To promote the dividing progress of oligodendrocytes in vivo, we injected 60 nl of recombinant cotton rat TNFα (1011-CR-025/CF, R&D, 5 μg/ml) into the eyeball every 4 h (Cunha et al. 2020). To label oligodendrocyte proliferation after TNFα promotion, BrdU (B500, Sigma) was intraperitoneally injected every 4 h at a dose of 200 mg/kg at a concentration of 20 mg/ml diluted in DMSO (D5879, Sigma).
For tracing the RGC axon in the optic nerve, a crystal of biocytin (B4261, Sigma) was prepared by soaking small pieces of gelatin foam in biocytin solution after drying it. Briefly, we anesthetized the fish and embedded them in 1.5% agarose as mentioned above, cut the whole optic nerve before the optic chiasma, and immediately positioned biocytin crystals at the stump. After the tracer was absorbed for 2 h, the fish were perfused with 4% paraformaldehyde (pH 7.4, 1× PBS). Biocytin was detected with streptavidin-Cy3 (S6402, Sigma), and images were taken under a BX61 microscope (Olympus, Japan) with FV 1000 software (Olympus, Japan).
After anesthesia in 0.03% MS-222, the fish were intracardially perfused with 4% paraformaldehyde (pH 7.4, 1× PBS) for 2 min at a speed of 1 ml/min (Zou et al. 2013) and then fixed in 4% paraformaldehyde at 4 °C overnight. After dehydration in 30% sucrose, 5-μm cryosection slices were produced. Except for BrdU retrieval with 2 N HCl, the general steps are as follows: Cryosection slices were rehydrated three times (5 min/time) with 1× PBS, blocked in 10% PBST (10% serum, 1% BSA, 0.3% Triton X100 in 1× PBS), incubated with the first antibody overnight at 4 °C, washed three times (5 min/time) with 1× PBS, incubated with second antibody 2 h at room temperature, washed with 1× PBS again and mounted in 80% glycerol for imaging.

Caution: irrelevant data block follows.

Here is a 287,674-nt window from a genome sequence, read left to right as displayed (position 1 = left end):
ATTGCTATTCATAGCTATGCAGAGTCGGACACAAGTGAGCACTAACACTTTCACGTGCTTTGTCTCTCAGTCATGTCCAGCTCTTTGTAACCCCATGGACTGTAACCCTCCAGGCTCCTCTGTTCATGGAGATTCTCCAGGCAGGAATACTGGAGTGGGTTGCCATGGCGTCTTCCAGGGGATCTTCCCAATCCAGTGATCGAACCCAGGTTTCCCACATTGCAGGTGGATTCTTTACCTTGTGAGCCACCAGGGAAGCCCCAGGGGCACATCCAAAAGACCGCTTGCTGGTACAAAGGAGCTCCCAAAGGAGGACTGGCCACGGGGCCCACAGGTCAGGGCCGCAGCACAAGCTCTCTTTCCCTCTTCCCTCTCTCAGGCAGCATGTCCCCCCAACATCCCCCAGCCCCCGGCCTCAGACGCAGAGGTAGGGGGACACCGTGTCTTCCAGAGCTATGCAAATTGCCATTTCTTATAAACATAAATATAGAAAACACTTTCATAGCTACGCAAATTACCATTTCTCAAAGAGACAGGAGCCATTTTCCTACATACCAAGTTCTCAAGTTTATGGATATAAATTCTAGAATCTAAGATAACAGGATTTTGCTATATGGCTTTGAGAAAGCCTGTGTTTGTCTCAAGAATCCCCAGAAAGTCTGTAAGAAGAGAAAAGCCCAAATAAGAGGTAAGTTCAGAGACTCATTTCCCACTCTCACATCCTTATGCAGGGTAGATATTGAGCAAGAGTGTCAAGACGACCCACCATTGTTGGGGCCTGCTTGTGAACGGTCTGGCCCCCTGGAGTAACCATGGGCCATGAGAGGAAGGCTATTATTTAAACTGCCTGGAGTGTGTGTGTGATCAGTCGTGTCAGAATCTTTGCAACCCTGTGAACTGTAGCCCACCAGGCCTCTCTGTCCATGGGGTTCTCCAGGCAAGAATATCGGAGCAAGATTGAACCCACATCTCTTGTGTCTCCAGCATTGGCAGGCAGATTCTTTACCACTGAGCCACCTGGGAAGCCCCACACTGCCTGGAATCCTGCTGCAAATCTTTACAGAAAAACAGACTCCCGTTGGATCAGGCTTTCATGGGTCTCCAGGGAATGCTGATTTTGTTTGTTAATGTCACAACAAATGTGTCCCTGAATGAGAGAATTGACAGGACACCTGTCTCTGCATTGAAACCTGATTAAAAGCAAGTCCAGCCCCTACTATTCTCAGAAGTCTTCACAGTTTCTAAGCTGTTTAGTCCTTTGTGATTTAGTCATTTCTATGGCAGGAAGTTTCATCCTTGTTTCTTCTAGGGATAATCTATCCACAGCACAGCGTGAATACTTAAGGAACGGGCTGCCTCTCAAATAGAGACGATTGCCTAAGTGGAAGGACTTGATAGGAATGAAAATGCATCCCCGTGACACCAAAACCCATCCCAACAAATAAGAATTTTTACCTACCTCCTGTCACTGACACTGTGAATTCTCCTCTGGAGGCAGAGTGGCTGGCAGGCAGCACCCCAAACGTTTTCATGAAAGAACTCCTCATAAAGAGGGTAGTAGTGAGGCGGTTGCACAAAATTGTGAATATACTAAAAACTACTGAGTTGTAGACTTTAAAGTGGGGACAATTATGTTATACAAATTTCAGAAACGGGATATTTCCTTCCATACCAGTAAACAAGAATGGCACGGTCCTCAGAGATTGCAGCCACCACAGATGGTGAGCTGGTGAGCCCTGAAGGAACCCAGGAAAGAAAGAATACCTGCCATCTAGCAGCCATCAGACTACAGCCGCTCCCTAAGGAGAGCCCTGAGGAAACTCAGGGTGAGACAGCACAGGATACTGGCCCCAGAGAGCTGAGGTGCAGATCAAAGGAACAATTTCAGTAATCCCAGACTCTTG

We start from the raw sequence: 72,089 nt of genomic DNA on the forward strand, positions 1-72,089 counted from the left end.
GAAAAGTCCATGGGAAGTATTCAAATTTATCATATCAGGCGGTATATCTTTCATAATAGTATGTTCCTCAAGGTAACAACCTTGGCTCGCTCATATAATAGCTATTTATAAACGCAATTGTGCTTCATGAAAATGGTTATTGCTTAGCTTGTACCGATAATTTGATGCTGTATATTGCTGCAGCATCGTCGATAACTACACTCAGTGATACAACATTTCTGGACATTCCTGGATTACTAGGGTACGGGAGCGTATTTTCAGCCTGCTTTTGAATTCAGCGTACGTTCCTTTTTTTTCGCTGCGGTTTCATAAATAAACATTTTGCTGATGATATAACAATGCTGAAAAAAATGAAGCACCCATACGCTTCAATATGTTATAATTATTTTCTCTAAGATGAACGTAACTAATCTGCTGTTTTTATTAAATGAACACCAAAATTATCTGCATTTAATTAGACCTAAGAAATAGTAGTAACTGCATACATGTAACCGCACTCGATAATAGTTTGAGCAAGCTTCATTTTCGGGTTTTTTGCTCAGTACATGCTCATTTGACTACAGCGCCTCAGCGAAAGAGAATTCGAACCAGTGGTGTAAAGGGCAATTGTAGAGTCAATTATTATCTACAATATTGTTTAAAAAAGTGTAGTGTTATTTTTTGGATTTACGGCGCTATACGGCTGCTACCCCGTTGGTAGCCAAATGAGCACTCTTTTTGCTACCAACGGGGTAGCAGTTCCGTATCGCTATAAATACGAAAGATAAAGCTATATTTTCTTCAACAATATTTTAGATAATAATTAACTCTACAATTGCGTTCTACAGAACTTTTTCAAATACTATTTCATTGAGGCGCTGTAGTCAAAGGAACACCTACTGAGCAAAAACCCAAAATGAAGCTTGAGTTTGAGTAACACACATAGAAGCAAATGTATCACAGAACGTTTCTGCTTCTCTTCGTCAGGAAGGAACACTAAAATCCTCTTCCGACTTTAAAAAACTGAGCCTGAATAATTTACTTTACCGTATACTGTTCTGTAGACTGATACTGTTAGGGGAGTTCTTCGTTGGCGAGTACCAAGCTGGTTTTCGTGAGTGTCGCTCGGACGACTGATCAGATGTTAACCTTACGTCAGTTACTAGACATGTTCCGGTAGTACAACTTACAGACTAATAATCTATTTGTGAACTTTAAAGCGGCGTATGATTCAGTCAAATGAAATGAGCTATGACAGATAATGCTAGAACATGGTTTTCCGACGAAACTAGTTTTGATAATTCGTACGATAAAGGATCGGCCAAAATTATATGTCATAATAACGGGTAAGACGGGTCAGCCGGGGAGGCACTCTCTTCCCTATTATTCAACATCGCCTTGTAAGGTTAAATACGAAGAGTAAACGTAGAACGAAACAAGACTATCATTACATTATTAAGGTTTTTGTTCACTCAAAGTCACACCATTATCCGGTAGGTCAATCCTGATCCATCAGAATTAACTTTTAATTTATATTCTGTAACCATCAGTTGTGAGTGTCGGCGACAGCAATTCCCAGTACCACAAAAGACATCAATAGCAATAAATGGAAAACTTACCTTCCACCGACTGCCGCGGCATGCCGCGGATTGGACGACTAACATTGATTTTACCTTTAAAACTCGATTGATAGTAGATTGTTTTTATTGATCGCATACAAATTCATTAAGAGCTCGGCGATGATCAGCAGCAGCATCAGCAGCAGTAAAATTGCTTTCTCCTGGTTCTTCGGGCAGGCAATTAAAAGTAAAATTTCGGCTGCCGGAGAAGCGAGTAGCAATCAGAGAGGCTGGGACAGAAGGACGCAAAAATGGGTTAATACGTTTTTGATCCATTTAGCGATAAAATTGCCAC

Mouse anti-BrdU (B2531, Sigma) for detecting newborn cells and mouse anti-Nav1.6 (S8809, Sigma) specifically labeling Ranvier nodes (Voas et al. 2007) were used at a 1:1000 dilution. The custom-made rabbit anti-MBP antibody (1:1000, Abmart) was mentioned previously (Zou et al. 2013). All secondary antibodies were from Invitrogen and were diluted 1:400, including goat anti-mouse Alexa Fluor 488, goat anti-mouse Alexa Fluor 568, donkey anti-mouse Alexa Fluor 647, donkey anti-rabbit Alexa Fluor 488, and goat anti-rabbit Alexa Fluor 635.